Leaders of U.S. allied Sunni patrols targeted – hundreds ordered arrested by Baghdad government – Iraqi “stability” threatened
By Richard A. Oppel Jr. / NEW YORK TIMES NEWS SERVICE / August 22, 2008
BAGHDAD – The Shiite-dominated government in Iraq is driving out many leaders of Sunni citizen patrols, the groups of former insurgents who joined the U.S. payroll and have been a major pillar in the decline in violence around the nation.
In restive Diyala province, U.S. and Iraqi military officials say there were orders to arrest hundreds of members of what is known as the awakening movement as part of large security operations by the Iraqi military. At least five senior members have been arrested there in recent weeks, leaders of the groups say.
West of Baghdad, former insurgent leaders contend that the Iraqi military is going after 650 awakening movement members, many of whom have fled the once-violent area they had kept safe. While the crackdown appears to be focused on a relatively small number of leaders whom the Iraqi government considers the most dangerous, there are influential voices seeking to dismantle the U.S.-backed movement entirely.
“The state cannot accept the awakening,” said Sheik Jalaladeen al-Sagheer, a leading Shiite member of parliament. “Their days are numbered.”
The government’s rising hostility toward the awakening councils amounts to a bet that its military, feeling increasingly strong, can provide security in former guerrilla strongholds without the support of these former Sunni fighters who once waged devastating attacks on U.S. and Iraqi targets. It also is occurring as awakening members are eager to translate their influence and organization on the ground into political power.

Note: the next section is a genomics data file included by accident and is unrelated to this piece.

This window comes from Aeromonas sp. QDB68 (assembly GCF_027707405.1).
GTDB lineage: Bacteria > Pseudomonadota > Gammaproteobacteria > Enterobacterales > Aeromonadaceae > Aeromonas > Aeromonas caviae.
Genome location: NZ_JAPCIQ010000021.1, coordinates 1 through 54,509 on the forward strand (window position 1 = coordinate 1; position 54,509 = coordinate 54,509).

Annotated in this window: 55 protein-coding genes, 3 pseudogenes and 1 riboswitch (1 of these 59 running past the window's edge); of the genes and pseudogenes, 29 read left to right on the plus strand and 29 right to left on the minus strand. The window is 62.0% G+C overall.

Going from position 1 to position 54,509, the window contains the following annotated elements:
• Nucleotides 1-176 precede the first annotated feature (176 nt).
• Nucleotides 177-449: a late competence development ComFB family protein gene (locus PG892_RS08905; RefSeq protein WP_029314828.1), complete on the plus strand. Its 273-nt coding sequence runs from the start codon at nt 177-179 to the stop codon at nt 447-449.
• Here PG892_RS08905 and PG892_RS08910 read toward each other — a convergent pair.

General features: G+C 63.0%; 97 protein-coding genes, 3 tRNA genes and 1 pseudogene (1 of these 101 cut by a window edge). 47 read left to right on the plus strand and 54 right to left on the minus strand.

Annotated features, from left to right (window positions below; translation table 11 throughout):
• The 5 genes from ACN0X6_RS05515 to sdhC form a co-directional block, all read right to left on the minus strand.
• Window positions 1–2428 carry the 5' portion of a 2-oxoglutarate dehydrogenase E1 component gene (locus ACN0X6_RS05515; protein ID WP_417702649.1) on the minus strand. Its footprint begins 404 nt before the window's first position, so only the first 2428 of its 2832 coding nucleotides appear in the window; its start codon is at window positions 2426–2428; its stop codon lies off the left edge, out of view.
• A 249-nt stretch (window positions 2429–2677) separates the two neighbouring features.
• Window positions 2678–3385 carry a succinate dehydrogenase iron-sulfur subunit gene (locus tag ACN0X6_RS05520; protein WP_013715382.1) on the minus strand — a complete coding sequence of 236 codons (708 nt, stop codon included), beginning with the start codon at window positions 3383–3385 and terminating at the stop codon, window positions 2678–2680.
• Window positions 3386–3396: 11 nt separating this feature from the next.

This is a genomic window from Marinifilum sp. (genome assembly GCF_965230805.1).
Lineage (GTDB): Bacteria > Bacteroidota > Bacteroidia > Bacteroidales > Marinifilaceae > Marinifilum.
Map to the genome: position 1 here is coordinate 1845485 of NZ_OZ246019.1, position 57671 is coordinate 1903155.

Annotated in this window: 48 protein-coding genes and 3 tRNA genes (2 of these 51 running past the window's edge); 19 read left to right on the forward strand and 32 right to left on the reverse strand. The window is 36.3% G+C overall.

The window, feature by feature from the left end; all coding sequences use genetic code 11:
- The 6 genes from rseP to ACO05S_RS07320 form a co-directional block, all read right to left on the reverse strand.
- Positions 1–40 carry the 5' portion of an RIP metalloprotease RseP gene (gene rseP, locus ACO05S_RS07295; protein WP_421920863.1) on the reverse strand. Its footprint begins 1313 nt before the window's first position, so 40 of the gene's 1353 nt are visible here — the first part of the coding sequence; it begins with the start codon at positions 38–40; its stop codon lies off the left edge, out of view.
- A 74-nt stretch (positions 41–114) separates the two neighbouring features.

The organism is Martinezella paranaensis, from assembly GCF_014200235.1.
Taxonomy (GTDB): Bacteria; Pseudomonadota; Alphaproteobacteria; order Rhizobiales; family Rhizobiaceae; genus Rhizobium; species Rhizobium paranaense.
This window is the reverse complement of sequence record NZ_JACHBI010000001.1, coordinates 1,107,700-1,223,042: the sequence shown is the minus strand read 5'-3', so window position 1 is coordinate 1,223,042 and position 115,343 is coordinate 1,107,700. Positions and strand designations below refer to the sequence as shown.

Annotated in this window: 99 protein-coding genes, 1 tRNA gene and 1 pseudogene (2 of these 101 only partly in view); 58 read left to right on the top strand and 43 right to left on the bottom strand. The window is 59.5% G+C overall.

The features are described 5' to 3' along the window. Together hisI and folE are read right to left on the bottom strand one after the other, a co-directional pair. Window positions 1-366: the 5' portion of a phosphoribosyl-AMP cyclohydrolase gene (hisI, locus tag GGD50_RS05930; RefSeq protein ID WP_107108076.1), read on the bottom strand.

But it is causing a rift with the U.S. military, which contends any significant diminution of the awakening movement could result in renewed violence, jeopardizing the substantial security gains in the past year. U.S. commanders say that the practice, however unconventional, of paying the guerrillas has saved the lives of hundreds of U.S. soldiers.
“If it is not handled properly, we could have a security issue,” said Brig. Gen. David Perkins, the senior military spokesman in Iraq. “You don’t want to give anybody a reason to turn back to al-Qaeda.” Many Sunni insurgents had previously been allied with al-Qaeda of Iraq and other extremist groups.
Awakening members complain, with rising bitterness, that the government has been slow to make good on its promises to recruit tens of thousands of its members into those security forces. Perkins said only 5,200 members had been recruited in a force of about 100,000.
“Some people from the government encouraged us to fight against al-Qaeda, but it seems that now that al-Qaeda is finished, they don’t want us anymore,” said Abu Marouf, who, according to U.S. officials, was a powerful guerrilla leader in the 1920s Revolutionary Brigade west of Baghdad.
After he said he discovered his name on lists of 650 names that an Iraqi army brigade was using to arrest awakening movement members west of Baghdad, Abu Marouf fled south of Fallujah.